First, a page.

“MPs who are accused of cheating on their expenses will be able to remain anonymous under rules it has emerged, just after a record ban was handed to Ian Paisley after he went holidays funded by Sri Lankan Government.
The Government has been accused of trying to push through the change under the radar.
It would hide the names of all MPs under investigation and the Government has been accused of “protecting the sensitiveness of politicians”.
Since the expenses scandal in 2008, all MPs under inquiry are automatically published on the website of the Parliamentary Commissioner for Standards.
The new system would mean the process would be anonymous.
Further, the commissioner would not be required anymore to automatically publish the verdicts.
However, the Commissioner could decide to make decisions and complaints public if it is deemed to be in the public interest.
Ian Paisley was handed a record 30-day suspension from the House of Commons after it was revealed by the Daily Telegraph he went on two family holidays funded by the Sri Lankan government.
If the new change was already implemented the public may not have found out about the case of Mr Paisley.
Andrea Leadsom, Leader of the Commons, published the results as she is also head of a cross-party group set up last year after the sexual harassment scandal.
The Committee on Standards, that analyses complaints made against MPs, has said it does not agree with the decision and opposes it.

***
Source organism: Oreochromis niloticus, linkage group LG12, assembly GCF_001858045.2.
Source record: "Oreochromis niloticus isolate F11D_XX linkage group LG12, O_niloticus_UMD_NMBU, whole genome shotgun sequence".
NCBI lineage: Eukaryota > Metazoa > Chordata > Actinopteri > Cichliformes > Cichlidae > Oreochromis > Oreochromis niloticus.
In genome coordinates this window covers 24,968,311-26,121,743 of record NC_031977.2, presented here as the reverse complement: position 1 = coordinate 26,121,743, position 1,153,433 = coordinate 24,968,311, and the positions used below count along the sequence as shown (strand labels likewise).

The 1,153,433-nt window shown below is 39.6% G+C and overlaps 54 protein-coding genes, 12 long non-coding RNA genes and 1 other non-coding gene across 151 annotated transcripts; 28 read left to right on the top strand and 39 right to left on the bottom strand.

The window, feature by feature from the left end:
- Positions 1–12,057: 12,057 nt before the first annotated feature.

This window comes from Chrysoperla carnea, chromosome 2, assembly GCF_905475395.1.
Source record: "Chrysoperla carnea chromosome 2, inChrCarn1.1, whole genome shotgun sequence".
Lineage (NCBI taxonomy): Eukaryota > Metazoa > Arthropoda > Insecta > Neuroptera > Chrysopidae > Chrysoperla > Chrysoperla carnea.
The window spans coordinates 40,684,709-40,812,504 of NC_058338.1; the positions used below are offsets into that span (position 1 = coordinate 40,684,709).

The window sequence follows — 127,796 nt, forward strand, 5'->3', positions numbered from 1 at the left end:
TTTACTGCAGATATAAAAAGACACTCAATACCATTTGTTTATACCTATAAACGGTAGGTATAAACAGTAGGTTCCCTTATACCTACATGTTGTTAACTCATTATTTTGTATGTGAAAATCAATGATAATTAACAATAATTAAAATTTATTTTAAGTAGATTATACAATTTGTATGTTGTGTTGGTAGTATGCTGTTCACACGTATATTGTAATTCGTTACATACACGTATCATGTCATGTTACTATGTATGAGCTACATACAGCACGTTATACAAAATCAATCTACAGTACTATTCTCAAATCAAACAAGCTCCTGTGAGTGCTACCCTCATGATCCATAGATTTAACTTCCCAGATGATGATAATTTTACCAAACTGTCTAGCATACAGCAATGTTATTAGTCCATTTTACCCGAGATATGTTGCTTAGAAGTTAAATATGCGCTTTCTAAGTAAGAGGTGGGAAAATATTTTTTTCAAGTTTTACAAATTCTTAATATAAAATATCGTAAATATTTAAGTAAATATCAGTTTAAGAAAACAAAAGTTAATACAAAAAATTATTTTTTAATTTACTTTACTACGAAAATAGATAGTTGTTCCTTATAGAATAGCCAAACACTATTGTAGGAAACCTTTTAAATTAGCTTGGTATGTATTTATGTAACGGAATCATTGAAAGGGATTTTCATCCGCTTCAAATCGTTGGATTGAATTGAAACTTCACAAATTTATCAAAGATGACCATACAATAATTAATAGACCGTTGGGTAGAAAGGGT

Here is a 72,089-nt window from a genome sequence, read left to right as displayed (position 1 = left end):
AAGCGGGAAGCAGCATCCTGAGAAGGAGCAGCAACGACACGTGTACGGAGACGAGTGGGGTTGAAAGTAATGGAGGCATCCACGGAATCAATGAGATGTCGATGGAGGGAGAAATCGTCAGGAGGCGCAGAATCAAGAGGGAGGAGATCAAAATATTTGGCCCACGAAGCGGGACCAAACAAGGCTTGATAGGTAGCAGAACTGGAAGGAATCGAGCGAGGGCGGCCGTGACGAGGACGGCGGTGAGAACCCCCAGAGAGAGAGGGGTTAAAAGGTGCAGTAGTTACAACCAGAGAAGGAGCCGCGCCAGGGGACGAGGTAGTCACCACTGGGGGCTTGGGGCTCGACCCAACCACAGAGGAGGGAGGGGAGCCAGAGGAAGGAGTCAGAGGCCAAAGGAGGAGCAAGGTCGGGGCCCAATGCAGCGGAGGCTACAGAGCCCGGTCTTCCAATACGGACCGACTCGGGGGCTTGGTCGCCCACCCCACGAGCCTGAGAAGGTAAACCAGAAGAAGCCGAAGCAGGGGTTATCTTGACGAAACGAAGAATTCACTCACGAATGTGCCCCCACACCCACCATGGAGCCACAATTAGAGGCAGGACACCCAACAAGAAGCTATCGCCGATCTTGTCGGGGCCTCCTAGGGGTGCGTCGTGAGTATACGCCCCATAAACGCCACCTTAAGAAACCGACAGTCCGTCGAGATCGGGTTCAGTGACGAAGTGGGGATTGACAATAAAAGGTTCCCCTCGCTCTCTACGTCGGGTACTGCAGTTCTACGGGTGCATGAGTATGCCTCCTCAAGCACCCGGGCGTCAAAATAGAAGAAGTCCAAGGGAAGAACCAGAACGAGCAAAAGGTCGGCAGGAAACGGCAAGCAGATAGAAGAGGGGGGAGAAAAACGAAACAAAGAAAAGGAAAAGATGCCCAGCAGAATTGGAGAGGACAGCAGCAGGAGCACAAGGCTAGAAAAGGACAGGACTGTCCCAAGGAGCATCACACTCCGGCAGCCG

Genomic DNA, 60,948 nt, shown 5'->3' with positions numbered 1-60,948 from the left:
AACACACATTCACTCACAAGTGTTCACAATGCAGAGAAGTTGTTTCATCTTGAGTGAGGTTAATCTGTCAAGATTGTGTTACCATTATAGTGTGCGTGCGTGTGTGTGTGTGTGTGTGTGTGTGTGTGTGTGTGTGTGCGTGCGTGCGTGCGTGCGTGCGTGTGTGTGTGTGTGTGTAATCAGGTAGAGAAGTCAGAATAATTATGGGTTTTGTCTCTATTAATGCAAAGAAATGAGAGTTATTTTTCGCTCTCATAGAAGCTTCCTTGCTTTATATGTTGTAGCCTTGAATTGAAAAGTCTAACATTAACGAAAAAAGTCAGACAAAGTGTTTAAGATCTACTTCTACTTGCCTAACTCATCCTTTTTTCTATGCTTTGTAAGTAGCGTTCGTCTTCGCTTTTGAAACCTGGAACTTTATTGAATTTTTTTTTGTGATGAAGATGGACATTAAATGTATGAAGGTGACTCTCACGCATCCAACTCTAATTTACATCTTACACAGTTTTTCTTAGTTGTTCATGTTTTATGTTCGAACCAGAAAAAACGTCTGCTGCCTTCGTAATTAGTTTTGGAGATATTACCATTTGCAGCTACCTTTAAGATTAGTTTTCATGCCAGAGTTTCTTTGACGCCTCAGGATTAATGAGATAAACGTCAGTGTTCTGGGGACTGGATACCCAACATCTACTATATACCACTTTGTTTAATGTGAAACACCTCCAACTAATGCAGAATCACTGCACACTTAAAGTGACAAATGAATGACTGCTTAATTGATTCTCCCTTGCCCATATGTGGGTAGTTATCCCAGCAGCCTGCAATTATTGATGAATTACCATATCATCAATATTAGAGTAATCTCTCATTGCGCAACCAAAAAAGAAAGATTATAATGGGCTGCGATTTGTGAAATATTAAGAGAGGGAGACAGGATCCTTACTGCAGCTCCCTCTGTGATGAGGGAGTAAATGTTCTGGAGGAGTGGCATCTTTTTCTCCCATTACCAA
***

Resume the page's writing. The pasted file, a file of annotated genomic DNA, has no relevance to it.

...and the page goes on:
It aims to table an amendment to block the changes before a vote by members.
The Committee said: “Any decision to step back from this will be perceived as conducting investigations in secret and a radical departure from a commitment to openness and transparency.
“It is important to publish at least a summary of each case she has concluded so that it can be shown that justice has been done and that MPs are accountable.”
Kevin Barron, the chair of the Standards Committee, said: “It would be a huge step backwards in terms of transparency to block the publication of all disciplinary cases, including cases outside of the new code for things, such as incorrect use of stationery or abuse of their expenses.”
The commissioner’s inquiries this year have included Jeremy Hunt and Craig Mackinlay.
Sir Alistair Graham, the former chair of the Committee on Standards in Public Life, said it would “seriously undermine our democratic system”.